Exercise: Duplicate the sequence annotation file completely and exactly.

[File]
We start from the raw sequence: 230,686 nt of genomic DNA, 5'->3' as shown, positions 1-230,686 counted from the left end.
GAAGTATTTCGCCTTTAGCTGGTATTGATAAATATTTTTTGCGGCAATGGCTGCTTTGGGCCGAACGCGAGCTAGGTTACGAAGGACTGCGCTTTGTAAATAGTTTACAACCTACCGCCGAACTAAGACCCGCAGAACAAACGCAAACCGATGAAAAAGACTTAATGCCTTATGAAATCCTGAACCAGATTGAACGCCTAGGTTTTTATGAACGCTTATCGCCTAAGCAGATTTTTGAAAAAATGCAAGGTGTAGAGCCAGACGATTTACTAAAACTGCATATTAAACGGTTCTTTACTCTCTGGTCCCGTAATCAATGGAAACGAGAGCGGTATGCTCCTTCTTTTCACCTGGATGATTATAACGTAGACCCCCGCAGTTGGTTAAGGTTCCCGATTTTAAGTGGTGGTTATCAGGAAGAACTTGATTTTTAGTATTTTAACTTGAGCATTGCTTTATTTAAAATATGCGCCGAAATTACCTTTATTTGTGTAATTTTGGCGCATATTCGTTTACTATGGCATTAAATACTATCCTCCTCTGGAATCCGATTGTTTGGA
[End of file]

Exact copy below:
We start from the raw sequence: 230,686 nt of genomic DNA, 5'->3' as shown, positions 1-230,686 counted from the left end.
GAAGTATTTCGCCTTTAGCTGGTATTGATAAATATTTTTTGCGGCAATGGCTGCTTTGGGCCGAACGCGAGCTAGGTTACGAAGGACTGCGCTTTGTAAATAGTTTACAACCTACCGCCGAACTAAGACCCGCAGAACAAACGCAAACCGATGAAAAAGACTTAATGCCTTATGAAATCCTGAACCAGATTGAACGCCTAGGTTTTTATGAACGCTTATCGCCTAAGCAGATTTTTGAAAAAATGCAAGGTGTAGAGCCAGACGATTTACTAAAACTGCATATTAAACGGTTCTTTACTCTCTGGTCCCGTAATCAATGGAAACGAGAGCGGTATGCTCCTTCTTTTCACCTGGATGATTATAACGTAGACCCCCGCAGTTGGTTAAGGTTCCCGATTTTAAGTGGTGGTTATCAGGAAGAACTTGATTTTTAGTATTTTAACTTGAGCATTGCTTTATTTAAAATATGCGCCGAAATTACCTTTATTTGTGTAATTTTGGCGCATATTCGTTTACTATGGCATTAAATACTATCCTCCTCTGGAATCCGATTGTTTGGA